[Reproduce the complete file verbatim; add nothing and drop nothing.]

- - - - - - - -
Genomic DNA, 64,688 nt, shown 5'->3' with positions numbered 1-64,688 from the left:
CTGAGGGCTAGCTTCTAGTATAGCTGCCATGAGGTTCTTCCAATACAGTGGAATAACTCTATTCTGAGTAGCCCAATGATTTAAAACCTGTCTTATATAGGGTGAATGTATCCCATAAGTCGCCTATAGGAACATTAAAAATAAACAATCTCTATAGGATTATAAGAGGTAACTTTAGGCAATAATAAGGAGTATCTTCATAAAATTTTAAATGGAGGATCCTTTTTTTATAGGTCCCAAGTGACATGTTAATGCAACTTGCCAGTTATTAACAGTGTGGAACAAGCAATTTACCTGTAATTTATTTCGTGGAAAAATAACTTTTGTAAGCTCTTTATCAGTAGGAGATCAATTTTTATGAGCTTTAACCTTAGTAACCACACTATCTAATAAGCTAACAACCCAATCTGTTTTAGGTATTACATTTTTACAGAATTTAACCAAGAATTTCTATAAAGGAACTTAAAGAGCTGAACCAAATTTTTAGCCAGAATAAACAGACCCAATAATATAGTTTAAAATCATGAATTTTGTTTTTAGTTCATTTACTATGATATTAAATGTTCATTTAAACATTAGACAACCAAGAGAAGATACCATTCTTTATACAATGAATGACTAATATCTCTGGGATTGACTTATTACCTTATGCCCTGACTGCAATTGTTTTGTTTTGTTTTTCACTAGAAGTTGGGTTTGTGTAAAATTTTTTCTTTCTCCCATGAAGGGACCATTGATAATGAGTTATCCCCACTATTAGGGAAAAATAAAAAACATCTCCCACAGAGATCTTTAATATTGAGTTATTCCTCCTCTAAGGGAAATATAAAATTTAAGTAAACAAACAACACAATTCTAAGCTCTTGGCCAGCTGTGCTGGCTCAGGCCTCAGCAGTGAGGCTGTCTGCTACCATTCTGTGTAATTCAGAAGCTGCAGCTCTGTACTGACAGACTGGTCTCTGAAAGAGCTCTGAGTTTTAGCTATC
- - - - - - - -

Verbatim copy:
Genomic DNA, 64,688 nt, shown 5'->3' with positions numbered 1-64,688 from the left:
CTGAGGGCTAGCTTCTAGTATAGCTGCCATGAGGTTCTTCCAATACAGTGGAATAACTCTATTCTGAGTAGCCCAATGATTTAAAACCTGTCTTATATAGGGTGAATGTATCCCATAAGTCGCCTATAGGAACATTAAAAATAAACAATCTCTATAGGATTATAAGAGGTAACTTTAGGCAATAATAAGGAGTATCTTCATAAAATTTTAAATGGAGGATCCTTTTTTTATAGGTCCCAAGTGACATGTTAATGCAACTTGCCAGTTATTAACAGTGTGGAACAAGCAATTTACCTGTAATTTATTTCGTGGAAAAATAACTTTTGTAAGCTCTTTATCAGTAGGAGATCAATTTTTATGAGCTTTAACCTTAGTAACCACACTATCTAATAAGCTAACAACCCAATCTGTTTTAGGTATTACATTTTTACAGAATTTAACCAAGAATTTCTATAAAGGAACTTAAAGAGCTGAACCAAATTTTTAGCCAGAATAAACAGACCCAATAATATAGTTTAAAATCATGAATTTTGTTTTTAGTTCATTTACTATGATATTAAATGTTCATTTAAACATTAGACAACCAAGAGAAGATACCATTCTTTATACAATGAATGACTAATATCTCTGGGATTGACTTATTACCTTATGCCCTGACTGCAATTGTTTTGTTTTGTTTTTCACTAGAAGTTGGGTTTGTGTAAAATTTTTTCTTTCTCCCATGAAGGGACCATTGATAATGAGTTATCCCCACTATTAGGGAAAAATAAAAAACATCTCCCACAGAGATCTTTAATATTGAGTTATTCCTCCTCTAAGGGAAATATAAAATTTAAGTAAACAAACAACACAATTCTAAGCTCTTGGCCAGCTGTGCTGGCTCAGGCCTCAGCAGTGAGGCTGTCTGCTACCATTCTGTGTAATTCAGAAGCTGCAGCTCTGTACTGACAGACTGGTCTCTGAAAGAGCTCTGAGTTTTAGCTATC